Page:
wanted them to be carried by the Conven-
tin, but there was nothing to prevent
members when the amendments were
reached to bring them forward and discuss
them on their merits.
Mr. Baxter (Capetown) pointed out that
if they disposed of the motion on its merits
they finished the question. (Hear. hear.)
Let him say, he said, that the attitude of
himself and his colleagues representing the
Capetown Closer Union Society was they
did not want the delegates to run away
with the idea that they were not just as
enthusiastic for closer union as any others:
but they were not convinced that
it was impossible to get the Na-
tional Convention to reconsid-r points.
They felt no resentment and they were
(ot criticising the conduct of the meet-
in?. They bowed to the opini,.n of the
Conference. Leading man after leadin"
man had got up and said that they would
not vote on these points on their merits
because they would jeopardise the Consti-
tution. and when that sentient nt had ben
expressed it had been cheered to the echo.
It would, he thought. be waste of time

- --------------

in view of the obvious feeling to
prosecute these subjects, and the sooner
they got back to the main motion the
better. There were strong forces of public
cinron which were not prepared to ac-
cept the attitude and who wanted an as-
surance that the document was one not to
be lightly tampered with. They all
wished to carry all sorts of public opinion
with them, and they recognized that there
was a great section of thinking people
who were not prepared to open their
mouths and take anything that was given
them. They had to try to convince these
people that this was the best Constitu-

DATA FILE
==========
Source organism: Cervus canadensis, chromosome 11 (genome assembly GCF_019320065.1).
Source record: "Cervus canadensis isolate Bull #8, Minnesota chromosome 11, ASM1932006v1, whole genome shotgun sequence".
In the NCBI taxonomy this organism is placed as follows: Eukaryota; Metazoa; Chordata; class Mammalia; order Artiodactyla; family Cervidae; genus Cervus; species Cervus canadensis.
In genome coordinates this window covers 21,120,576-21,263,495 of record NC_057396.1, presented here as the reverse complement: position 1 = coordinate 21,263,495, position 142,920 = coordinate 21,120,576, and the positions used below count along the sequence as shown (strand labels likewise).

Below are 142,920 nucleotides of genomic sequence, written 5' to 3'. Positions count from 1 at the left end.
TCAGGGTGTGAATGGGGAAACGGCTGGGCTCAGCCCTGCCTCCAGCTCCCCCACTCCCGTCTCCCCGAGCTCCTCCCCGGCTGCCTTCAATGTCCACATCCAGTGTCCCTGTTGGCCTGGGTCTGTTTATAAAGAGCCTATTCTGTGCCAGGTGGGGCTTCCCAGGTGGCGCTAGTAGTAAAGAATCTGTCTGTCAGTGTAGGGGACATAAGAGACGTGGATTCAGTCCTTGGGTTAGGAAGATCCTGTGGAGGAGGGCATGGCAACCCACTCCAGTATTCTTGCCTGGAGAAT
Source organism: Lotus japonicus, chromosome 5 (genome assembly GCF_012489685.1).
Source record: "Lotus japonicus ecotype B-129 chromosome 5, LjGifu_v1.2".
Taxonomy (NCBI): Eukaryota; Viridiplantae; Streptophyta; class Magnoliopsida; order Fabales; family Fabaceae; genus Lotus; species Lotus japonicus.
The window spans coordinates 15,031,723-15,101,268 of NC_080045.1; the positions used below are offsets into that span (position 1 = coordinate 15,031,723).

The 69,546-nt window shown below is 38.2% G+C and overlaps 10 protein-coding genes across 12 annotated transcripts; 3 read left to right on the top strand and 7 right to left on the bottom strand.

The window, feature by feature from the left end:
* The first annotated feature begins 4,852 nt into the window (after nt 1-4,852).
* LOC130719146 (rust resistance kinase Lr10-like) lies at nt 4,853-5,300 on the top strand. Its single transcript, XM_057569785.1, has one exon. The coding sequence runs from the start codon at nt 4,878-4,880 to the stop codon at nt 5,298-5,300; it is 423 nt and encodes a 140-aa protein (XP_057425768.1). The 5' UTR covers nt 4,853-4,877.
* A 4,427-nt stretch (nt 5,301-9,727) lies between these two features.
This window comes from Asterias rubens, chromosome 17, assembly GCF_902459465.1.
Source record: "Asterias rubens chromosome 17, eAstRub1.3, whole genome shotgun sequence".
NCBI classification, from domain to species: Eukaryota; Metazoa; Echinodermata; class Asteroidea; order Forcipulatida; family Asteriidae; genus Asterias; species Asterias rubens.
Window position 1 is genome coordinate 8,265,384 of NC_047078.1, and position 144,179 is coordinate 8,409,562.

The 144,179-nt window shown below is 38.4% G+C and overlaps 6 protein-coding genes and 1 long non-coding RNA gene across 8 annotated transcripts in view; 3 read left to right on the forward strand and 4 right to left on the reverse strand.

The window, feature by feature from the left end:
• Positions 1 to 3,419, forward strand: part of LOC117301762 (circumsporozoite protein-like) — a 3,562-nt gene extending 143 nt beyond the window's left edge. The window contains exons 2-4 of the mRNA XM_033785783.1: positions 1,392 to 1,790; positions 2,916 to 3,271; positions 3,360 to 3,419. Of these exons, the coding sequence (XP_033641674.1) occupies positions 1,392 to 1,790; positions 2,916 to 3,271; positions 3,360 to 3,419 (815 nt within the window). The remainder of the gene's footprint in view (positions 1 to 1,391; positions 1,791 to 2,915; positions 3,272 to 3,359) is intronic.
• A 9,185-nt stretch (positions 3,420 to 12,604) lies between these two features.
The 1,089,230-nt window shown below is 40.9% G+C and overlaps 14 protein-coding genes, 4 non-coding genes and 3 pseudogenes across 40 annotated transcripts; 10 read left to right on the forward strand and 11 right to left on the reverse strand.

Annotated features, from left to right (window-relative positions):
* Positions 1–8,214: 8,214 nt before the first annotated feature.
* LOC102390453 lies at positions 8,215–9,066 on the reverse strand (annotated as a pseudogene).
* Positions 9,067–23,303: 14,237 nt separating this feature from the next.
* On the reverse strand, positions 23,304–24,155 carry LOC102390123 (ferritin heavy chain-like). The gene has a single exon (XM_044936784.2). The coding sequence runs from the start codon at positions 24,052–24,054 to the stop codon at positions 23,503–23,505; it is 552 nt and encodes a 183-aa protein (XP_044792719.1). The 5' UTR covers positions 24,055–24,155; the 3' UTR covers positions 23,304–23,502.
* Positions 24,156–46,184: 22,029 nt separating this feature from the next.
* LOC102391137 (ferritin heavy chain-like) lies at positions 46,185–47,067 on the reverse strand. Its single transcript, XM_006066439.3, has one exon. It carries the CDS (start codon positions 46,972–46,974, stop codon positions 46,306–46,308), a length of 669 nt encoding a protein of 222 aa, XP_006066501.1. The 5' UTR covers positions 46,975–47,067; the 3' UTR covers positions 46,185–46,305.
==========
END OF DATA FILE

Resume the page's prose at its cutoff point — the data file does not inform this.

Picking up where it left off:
tion that could be got; but they were not
carrying the people with them, and he
would say that if they had encouraged
careful debating on these points on their
merits and shown how impossible it was
to rwoncile the divergent interests they
migt have carried the people with them.
This was not being done, and
the attitude to which lie bowed
had about it the danger of an-
tagonising the very people they wished to
carry with them. That was his reason for
opposing Mr. Burger's motion. They
wanted a Constitution which would last
for years and years, and would be altered
only as circumstances altered. The dele-
gates from Capetown did not propose to
go on with the motions standing in their
Mr. D. Mackinnon (Middelburg, C.C.)
said he felt yesterday and to-day, with all
due deference to the Executive, that an
attempt was, being made to stifle discus-
sion. ("No, no.") Three attempts had
been made to stop discussion on the
amendments on the paper. ("No, no.")
He would support Mr. Baxter. They
had been sent from various parts of the
country to represent societies that had
been formed under the auspices of the
Association, and now the Executive want-
ed to stifle them. They had a right to
discuss the Constitution, otherwise why
had they called them together. He had
been close on thirty years in the country
and, barring one man, he would take his
hat off to every member of the Conven-
tion. Big issues rose from very little
sources. There might be some in that
meeting who might suggest something
which might be of benefit to South
Africa. It did not matter who he was;

he had the right to express his opin-
ions. He felt that the Executive had
been trying to suppress that feeling.
(Persistent cries of "No, no.") Well, he
Mr. Quinn suggested that in view of
what had occurred Mr. Burger's motion
be withdrawn. There seemed to be
an impression that some one had the in-
tention of stifling discussion or in some
way hampering it, and for that reason,
now that they knew to some extent how
things stood, he thought they should
resume discussion as formerly. But he
did say again-and he would take every
possible chance of repeating it-that the
assertions made against members of the
Conference as to attempts to stifle discus-
Ssion should be dropped. Those who
knew this was not so felt these charges
keenly. It was no proof of stifling dis-
cussion that members should not feel it
necessary to speak on every amendment
but should simply content themselves
with saying, No. Were they not allowed-
those who were in a majority as it hap-
pened-to adopt this course. The sugges-
tion that by doing so they were stifling
discussion was preposterous.
Mr. Burger withdrew his motion after